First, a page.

A TED Talk published on October 30 touting ICOs as a way to “help struggling startups” has racked up more than 35,000 views on YouTube. Unsurprisingly, the comments reveal a deep distrust of ICOs.
“Crypto is not an investment, it’s speculation,” wrote one commenter. Another entreated the speaker not to “share this about dubious ICOs,” questioning her accomplishments and noting that the token for the ICO fund she discussed, 22X, isn’t tradable on any exchanges. “Yeah, combine scamming with planet crushing cryptocurrencies…great video TED,” another commenter wrote.
It is unusual for a platform as mainstream as TED (not TEDx, but the full-on main event) to essentially endorse ICOs, which have been widely denounced as scams in the aftermath of the crypto frenzy of 2017. Ashwini Anburajan, the TED Talk speaker, founder of ICO fund 22X, and CEO of ad tech startup OpenUp, “understands where [these commenters] are coming from.”
“Any time there’s a sort of massive bubble like we saw in 2017, people are naturally going to be skeptical,” she told BREAKER. “There were definitely syndicates and hedge funds and a lot of people engaging in pump-and-dump schemes…I think also, though, what’s missing is an understanding of the different kinds of token offerings that exist out there.” The 22X Fund’s token isn’t for your typical day trader. It’s an asset-backed token, also known as a “security token,” which means it’s backed by equity in companies. In this case, those companies are a group of startups like Anburajan’s OpenUp, all vetted by accelerator 500 Startups.
In her talk, Anburajan explained how ICOs can help foster diversity in the largely white and male-dominated world of tech, a space where many entrepreneurs come to the table with funding already in their pockets. Anburajan did not. Instead, she was trying to “survive and build [her] company at the same time.” Where traditional investors revealed gender and socioeconomic biases, she found, ICOs provided a “level playing field” for entrepreneurs. Now, her fully funded ad tech company is pivoting to blockchain with the aim of giving consumers access to their brand-privy data. Following her TED talk, Anburajan spoke to BREAKER about the different types of ICOs, investor prejudice, and why she “actually loved the ICO craze.”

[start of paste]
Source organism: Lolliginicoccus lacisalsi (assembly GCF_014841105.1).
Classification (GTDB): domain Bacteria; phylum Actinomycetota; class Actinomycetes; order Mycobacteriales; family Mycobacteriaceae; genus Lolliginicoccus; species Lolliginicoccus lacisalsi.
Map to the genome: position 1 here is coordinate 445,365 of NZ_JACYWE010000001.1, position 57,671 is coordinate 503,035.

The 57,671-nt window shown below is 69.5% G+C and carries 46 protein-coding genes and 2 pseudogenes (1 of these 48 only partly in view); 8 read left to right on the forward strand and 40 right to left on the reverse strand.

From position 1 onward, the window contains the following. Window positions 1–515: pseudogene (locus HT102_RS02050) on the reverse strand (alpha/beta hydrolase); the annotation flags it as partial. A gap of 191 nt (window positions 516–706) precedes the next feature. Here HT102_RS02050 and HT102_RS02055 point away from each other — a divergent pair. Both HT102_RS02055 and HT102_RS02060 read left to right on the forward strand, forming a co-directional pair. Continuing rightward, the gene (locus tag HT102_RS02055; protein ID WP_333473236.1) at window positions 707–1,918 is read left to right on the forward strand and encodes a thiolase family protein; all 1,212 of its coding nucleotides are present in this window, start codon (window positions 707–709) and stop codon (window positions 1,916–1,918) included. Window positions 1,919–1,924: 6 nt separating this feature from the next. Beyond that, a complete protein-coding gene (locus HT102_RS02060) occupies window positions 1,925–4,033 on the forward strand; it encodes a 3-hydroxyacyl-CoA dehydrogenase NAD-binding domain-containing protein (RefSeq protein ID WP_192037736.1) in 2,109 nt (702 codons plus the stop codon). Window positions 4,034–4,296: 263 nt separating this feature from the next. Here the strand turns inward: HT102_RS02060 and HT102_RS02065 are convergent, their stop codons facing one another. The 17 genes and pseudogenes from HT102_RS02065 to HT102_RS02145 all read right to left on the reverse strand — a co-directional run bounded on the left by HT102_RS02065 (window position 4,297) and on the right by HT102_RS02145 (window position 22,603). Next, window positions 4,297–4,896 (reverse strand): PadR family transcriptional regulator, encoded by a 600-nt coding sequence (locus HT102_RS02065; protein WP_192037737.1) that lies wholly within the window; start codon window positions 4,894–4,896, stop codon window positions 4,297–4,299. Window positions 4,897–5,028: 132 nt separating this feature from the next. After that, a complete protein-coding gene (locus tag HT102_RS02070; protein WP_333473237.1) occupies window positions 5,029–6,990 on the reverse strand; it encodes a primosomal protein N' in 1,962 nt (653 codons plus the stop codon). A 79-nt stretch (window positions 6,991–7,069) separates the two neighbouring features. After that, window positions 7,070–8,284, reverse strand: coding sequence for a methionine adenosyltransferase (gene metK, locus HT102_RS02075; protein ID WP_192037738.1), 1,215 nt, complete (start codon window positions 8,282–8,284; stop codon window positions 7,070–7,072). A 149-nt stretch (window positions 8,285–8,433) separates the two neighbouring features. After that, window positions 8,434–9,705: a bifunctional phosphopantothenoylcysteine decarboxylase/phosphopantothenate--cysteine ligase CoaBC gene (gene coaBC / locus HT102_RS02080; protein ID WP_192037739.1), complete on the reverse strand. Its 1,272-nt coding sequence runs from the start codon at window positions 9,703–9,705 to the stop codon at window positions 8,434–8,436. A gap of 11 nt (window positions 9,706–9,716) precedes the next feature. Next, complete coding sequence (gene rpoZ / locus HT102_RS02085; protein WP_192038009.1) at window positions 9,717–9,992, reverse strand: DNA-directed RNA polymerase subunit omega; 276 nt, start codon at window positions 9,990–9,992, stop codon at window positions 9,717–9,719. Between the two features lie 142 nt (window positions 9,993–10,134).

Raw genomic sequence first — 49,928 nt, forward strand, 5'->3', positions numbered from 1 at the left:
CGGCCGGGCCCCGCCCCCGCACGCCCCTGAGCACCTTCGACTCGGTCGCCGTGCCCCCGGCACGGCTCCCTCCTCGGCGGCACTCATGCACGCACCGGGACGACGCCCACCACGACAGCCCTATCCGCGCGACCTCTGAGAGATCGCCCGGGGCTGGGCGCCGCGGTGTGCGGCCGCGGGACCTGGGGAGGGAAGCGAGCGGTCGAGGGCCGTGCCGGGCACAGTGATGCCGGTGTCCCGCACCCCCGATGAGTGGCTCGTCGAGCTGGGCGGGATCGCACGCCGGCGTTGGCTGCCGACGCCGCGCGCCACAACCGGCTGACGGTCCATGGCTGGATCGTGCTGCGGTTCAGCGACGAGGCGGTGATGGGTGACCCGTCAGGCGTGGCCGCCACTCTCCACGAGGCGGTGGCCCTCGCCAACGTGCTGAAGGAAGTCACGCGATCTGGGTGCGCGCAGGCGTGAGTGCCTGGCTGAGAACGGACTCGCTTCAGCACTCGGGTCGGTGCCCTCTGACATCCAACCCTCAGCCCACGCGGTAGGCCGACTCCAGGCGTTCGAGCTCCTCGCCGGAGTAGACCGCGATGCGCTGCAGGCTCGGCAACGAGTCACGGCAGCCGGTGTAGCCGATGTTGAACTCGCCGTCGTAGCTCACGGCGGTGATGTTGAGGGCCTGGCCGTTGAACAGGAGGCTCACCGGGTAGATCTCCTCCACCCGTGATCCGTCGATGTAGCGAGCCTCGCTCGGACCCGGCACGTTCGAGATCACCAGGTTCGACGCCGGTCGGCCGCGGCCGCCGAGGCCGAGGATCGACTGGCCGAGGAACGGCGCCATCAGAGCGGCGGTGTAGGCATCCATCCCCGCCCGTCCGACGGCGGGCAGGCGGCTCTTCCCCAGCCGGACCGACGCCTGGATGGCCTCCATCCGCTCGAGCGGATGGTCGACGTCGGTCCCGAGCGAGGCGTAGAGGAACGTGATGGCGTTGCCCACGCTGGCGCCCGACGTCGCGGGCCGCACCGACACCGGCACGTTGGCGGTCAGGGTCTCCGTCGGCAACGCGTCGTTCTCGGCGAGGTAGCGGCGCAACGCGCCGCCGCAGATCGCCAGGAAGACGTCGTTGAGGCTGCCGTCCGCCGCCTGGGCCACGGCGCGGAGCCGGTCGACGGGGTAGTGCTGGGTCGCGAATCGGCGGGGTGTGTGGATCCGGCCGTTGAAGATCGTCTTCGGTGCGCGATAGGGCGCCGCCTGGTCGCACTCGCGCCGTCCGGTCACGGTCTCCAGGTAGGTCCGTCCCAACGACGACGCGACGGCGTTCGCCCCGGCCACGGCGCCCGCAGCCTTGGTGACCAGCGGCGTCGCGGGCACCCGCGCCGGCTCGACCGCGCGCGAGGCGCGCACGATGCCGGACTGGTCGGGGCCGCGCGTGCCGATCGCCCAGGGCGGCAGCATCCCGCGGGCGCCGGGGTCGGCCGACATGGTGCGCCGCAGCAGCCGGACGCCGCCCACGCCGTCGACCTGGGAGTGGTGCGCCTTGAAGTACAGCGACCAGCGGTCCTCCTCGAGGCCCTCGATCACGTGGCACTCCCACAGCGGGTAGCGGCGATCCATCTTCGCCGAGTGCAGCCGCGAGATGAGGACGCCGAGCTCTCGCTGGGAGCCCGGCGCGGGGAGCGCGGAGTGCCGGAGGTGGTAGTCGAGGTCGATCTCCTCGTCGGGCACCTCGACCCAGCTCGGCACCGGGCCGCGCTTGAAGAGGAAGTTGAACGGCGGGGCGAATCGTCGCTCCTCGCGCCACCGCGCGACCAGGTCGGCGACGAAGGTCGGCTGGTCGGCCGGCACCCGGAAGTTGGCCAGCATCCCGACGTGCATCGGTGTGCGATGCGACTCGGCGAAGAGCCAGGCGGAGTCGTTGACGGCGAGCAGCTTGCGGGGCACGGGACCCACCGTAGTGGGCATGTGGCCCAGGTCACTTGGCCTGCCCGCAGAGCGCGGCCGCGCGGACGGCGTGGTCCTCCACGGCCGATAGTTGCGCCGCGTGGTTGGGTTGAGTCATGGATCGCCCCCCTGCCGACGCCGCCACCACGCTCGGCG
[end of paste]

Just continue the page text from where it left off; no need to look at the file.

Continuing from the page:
First of all, how did you end up giving this TED Talk?
The TED Talk happened because TED has a really unique program called a residency. You get free office space at the head office in New York and spend three months with a group of—we were with a group of 18 people. And at the same time, [TED staff] are teaching you how to give a TED Talk and effectively tell the world what you’re doing. I think that obviously I was selected for the residency because [I was working with] cryptocurrency, blockchain, and it was a really interesting approach to it where you had a group of founders and a very personal story around why we wanted to get funding. Blockchain technology can be pretty complicated, but I think this is an easier story for people to understand. So I think that was the reason why it ended up happening and then ended up on the on the [TED Talk] homepage.
I couldn’t find the 22X token on cryptocurrency exchanges or Coinmarketcap. Why would it not be listed in those places?
Because this is a security token. And that means that it’s very limited on where it can be listed. We are going to be listed on OpenFinance. That will be as a peer-to-peer sale until it becomes a true exchange with liquidity. And there are some other exchanges where it will go online. There was news the other day that NASDAQ is going to create a security token exchange, but you cannot trade this token as you would with others that are out there. And that’s why I think it’s confusing for some traditional crypto investors, who think, like, What do you mean I can’t just trade, sell, buy? [Laughs.] It brings a level of compliance and regulation into a market that has traditionally wanted to avoid that.
In your TED Talk, you mentioned that 20 percent of the founders 22X is funding are women, while 50 percent are international. Why do you think that’s such a different distribution from what you normally see in terms of who gets funding?
I mean, the bias of VCs, right? Like, who knows why they choose how they choose? But there’s no question [that there’s bias]. I mean two percent of all venture capital funding went to women [in 2017].
In terms of your own company, what were some of the barriers you faced when it came to raising money early on that led you to look for alternatives?